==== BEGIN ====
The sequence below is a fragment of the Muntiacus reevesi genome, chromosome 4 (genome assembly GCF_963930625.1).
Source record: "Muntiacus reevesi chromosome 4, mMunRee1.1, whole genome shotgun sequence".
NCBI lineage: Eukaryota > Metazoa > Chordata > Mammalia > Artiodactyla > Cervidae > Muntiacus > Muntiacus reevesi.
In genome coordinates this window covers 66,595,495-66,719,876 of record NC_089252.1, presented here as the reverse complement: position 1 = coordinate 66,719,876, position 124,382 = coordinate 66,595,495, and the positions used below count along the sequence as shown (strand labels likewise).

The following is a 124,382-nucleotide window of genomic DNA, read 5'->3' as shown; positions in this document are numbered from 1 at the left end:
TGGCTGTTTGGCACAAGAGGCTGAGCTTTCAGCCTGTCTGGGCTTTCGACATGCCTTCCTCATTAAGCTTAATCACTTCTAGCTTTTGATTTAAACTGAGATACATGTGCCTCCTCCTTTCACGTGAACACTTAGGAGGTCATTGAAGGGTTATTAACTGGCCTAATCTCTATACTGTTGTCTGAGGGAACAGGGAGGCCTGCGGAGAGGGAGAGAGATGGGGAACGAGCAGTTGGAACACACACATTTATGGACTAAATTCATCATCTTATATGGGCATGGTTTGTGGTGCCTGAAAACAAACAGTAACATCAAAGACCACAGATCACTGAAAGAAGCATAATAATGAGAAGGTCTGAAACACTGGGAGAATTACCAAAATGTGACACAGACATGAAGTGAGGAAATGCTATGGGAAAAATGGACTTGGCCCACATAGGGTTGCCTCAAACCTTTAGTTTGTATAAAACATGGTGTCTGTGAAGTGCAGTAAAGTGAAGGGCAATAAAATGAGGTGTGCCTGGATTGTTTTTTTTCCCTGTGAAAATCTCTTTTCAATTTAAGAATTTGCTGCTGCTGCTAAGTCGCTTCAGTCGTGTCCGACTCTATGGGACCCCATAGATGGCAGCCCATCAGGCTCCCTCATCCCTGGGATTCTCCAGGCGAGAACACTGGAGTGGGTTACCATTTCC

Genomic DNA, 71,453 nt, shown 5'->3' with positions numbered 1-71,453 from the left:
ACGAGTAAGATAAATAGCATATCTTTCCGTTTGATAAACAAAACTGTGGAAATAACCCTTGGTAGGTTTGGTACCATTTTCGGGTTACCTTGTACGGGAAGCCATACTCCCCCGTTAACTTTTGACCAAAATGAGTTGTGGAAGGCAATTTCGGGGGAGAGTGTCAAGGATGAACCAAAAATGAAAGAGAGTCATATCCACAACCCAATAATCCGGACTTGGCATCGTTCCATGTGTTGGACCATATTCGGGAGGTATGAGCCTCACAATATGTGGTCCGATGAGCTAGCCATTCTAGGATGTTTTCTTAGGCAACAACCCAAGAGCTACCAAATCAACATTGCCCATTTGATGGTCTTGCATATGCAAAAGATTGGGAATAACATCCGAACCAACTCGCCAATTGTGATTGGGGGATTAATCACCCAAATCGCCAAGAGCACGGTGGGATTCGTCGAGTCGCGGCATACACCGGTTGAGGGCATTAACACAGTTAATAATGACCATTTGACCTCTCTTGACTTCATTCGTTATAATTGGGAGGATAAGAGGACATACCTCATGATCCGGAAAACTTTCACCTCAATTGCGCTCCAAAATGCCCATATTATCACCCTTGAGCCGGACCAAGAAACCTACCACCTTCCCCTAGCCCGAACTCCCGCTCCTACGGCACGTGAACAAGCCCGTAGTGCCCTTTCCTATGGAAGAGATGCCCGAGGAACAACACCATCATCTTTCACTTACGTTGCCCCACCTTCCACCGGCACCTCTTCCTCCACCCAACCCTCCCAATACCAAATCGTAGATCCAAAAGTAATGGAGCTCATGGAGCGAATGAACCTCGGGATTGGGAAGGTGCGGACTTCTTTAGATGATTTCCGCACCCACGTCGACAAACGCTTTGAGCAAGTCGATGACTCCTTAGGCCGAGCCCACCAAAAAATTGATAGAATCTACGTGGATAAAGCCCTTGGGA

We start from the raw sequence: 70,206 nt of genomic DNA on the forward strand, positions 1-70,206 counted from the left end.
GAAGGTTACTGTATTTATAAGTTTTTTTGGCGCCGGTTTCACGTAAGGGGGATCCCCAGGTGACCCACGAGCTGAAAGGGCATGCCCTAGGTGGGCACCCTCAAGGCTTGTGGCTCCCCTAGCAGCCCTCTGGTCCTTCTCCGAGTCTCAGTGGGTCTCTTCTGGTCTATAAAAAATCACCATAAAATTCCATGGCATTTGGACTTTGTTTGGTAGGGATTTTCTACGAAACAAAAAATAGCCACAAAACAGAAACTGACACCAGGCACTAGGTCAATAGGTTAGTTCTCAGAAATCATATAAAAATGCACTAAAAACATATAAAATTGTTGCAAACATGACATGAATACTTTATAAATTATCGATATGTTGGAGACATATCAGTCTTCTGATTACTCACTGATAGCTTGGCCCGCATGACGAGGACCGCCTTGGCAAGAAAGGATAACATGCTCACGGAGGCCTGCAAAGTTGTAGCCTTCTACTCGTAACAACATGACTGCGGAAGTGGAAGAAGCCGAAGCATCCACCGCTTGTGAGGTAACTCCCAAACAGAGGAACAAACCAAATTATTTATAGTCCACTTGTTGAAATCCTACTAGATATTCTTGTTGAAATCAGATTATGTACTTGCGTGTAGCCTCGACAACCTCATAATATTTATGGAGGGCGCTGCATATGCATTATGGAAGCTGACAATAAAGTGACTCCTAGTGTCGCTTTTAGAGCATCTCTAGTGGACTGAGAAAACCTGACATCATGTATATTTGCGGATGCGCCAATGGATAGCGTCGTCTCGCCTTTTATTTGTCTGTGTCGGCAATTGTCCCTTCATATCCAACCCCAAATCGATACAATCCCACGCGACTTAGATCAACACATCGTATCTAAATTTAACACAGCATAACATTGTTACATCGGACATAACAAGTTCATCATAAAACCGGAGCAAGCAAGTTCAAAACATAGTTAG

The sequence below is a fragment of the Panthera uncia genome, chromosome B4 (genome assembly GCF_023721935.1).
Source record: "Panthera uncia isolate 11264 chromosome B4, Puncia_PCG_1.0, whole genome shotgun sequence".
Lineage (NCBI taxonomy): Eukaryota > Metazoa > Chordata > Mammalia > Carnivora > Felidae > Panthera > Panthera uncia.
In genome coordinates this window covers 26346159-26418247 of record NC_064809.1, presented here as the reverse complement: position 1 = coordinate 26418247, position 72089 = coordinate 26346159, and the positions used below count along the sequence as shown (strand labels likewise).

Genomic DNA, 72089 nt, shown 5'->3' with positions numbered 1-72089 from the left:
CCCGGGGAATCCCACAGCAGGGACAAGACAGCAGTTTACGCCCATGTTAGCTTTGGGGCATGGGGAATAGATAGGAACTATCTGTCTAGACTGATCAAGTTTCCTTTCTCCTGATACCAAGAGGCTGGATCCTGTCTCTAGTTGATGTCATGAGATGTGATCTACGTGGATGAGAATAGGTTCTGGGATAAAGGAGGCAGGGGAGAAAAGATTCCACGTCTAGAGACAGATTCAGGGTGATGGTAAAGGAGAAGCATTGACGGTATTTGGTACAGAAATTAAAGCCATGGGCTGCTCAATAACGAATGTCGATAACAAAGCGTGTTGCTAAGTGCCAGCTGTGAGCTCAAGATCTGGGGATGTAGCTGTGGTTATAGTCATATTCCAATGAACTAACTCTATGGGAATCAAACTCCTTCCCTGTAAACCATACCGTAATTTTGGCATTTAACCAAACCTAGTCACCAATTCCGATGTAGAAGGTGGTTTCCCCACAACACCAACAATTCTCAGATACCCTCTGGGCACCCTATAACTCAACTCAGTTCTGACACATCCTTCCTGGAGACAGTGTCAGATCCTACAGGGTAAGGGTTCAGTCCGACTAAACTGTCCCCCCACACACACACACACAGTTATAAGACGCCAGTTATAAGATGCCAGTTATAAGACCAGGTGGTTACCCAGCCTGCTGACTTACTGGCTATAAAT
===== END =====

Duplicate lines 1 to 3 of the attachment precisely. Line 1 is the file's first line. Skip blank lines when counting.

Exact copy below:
The sequence below is a fragment of the Muntiacus reevesi genome, chromosome 4 (genome assembly GCF_963930625.1).
Source record: "Muntiacus reevesi chromosome 4, mMunRee1.1, whole genome shotgun sequence".
NCBI lineage: Eukaryota > Metazoa > Chordata > Mammalia > Artiodactyla > Cervidae > Muntiacus > Muntiacus reevesi.